To call ABBA queer would be a stretch. But to make the comparison at least invites a complication of what queer could mean: to inadvertently end up on the outside of … something. O’Malley’s Prototypes is about queerness and change, and the artist chose The Visitors, I imagine, because ABBA, too, embodies a prolonged moment of transition. In the film, characters are presented with the opportunity to pass through a mirror into an alternative world where gender does not exist. This is the question that lights up their faces when Anni-Frid begins to sing: “Would I do it?” There is no answer, but throughout the film we learn that struggling on the margins of established sex and gender categories, in the end, has made these characters who they are. The beauty of O’Malley’s gaze is that she dares look at the transitional not as a place of lack, or even necessarily transient, but rather as the site of especially valuable insights. Like the transitions between days — sunrises, sunsets — those who dare inhabit the neither–nor have a precious intensity. ABBA is steeped in this. The seventeen-year-old “Dancing Queen” having the time of her life is expressly not the woman singing about her. This “girl with a taste for the world” reappears in “Does Your Mother Know” and “Head Over Heels,” but is always observed from a position shifting between longing, judgment, and regret.
Whenever ABBA does sing in the first person, the point of view is that of an empty silhouette. Living in a house that is no longer there, after all, means not having anywhere to speak from except before and after. “The Day Before You Came” is a monotone masterpiece from The Visitors that chronicles the lonesome routine of a single woman in a repetitive meter culminating in the flat delivery of poignant truth: “It’s funny, but I had no sense of living without aim / the day before you came.” But what might have been the story of a loneliness relieved by the arrival of the dreamboat, we understand, in fact describes the loss of that someone, and subsequent return to life without aim, and to rain, and the other things that rhyme with “came.” As so often in ABBA, the narrator speaks in the future perfect tense; not in the moment, but with one foot in the door of what will have been. This is the restraint that reveals what is really at stake: everything.
The cover of The Visitors is different from all the others. Most of them are symbolic in their own way. The group, whether in a limousine or a helicopter, is perpetually arriving at a New Year’s Eve party. But here, the lighting is dim, and the four band members are scattered across the atelier of the Swedish fin-de-siècle artist Julius Kronberg (1850–1921). Anni-Frid and Björn cast their solid shadows onto a tall slim canvas, Kronberg’s Eros (1905): a pale, graceful man wrapped in a mauve shroud, arms crossed and frowning at the wind. In his work we find something of the Viennese Secessionists or the British Pre-Raphaelites — Kronberg was a modernist insofar as the thickness of his classicism lets on that he understood the party to be ending. On the other side of the same threshold, ABBA’s claim to the modern manifests in their combined commitment to craftsmanship and dignified delusion; their blank stares and high chins; whatever it is that prevents the narrator of “The Day Before You Came” from caving under the burden of her sorrow. As evidenced also by the elegance of the Hansaviertel, a degree of self-deception is an essential part of the talent for living. To let go of that is to be prepared to die, a morbid predicament sometimes called postmodernism, or even modernism’s nascent state. And although any solid distinction between the two is almost always mute, the cultural production that exists under this contested term, ABBA included, has so much in common with that of Kronberg and his contemporaries: its greatest strength a self-conscious play with style; its Achilles’ heel an always imminent free fall into kitsch.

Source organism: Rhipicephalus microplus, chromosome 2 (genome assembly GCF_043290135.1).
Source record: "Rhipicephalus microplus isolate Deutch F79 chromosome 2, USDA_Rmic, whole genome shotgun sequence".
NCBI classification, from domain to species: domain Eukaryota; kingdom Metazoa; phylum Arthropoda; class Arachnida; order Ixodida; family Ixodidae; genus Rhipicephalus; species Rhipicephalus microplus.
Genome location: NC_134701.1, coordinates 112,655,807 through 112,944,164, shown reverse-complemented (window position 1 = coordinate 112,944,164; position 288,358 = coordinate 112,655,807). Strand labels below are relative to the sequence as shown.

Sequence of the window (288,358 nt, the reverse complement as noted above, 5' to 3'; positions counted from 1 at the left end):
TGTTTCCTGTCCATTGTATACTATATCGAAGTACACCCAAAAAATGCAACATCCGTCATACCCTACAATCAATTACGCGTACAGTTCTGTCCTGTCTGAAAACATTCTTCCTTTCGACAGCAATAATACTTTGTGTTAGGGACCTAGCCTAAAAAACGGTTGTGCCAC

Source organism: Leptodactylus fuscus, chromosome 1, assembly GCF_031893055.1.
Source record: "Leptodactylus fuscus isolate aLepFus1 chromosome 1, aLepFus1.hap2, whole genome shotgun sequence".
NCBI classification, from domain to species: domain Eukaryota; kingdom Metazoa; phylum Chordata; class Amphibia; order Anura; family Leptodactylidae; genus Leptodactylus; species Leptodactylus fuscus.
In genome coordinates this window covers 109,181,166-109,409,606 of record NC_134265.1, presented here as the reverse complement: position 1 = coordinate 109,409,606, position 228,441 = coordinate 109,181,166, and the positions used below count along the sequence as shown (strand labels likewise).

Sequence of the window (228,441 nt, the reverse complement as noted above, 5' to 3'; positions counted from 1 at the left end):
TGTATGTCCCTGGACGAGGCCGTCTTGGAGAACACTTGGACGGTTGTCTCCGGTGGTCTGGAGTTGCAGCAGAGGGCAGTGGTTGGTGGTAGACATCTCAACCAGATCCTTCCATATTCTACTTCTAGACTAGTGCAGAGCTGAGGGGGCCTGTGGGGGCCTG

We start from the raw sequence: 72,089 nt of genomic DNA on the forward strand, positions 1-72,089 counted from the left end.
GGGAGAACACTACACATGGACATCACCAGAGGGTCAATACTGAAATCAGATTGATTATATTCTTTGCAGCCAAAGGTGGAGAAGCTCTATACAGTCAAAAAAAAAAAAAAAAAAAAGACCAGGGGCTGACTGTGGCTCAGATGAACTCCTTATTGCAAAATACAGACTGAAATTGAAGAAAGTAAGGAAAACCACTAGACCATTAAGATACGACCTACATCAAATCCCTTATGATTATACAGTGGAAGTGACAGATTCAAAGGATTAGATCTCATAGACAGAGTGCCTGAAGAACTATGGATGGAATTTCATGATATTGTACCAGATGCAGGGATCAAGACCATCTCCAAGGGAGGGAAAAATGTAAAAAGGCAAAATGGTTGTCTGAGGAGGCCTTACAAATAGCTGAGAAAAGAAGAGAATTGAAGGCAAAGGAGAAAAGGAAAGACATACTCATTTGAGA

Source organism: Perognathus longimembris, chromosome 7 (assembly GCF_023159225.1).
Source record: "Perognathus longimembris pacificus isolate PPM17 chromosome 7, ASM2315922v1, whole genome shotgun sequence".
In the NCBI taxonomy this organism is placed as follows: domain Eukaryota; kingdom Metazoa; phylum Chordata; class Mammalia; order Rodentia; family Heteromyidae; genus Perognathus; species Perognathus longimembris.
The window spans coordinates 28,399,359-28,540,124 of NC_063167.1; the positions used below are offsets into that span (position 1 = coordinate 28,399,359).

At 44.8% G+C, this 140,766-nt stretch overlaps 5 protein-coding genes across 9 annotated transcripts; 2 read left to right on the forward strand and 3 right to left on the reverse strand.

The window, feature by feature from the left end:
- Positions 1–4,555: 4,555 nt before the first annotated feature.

And where Kronberg indulged in sexy demigods and pastel-colored ombré, ABBA started appearing in flashes — I mean, actually being there — too grand, too sad, too beautiful.
In “I Let the Music Speak,” another track from The Visitors, the lyrics declare the commencement of a time of “no restraint,” of letting “the feeling take over.” And then Anni-Frid’s voice truly soars: like a butterfly that spreads its wings only in the evening of its life, the music flies off into unchecked sentimentalism, the unambiguous appeal of grand emotion, Muriel’s Wedding and Mamma Mia!, where culture goes to take its final breaths. To go on to make musicals for the next three decades is the best and only thing Björn and Benny could have done. And likewise, to relaunch ABBA as holograms might be the only way to reinstall some of the heartfelt absence that always made their name. “Sometimes I wish that I could freeze the picture / And save it from the funny tricks of time,” sang ABBA at their saddest in “Slipping Through My Fingers.” To have that sung by a hologram, I think, will nail the post- to modern for good.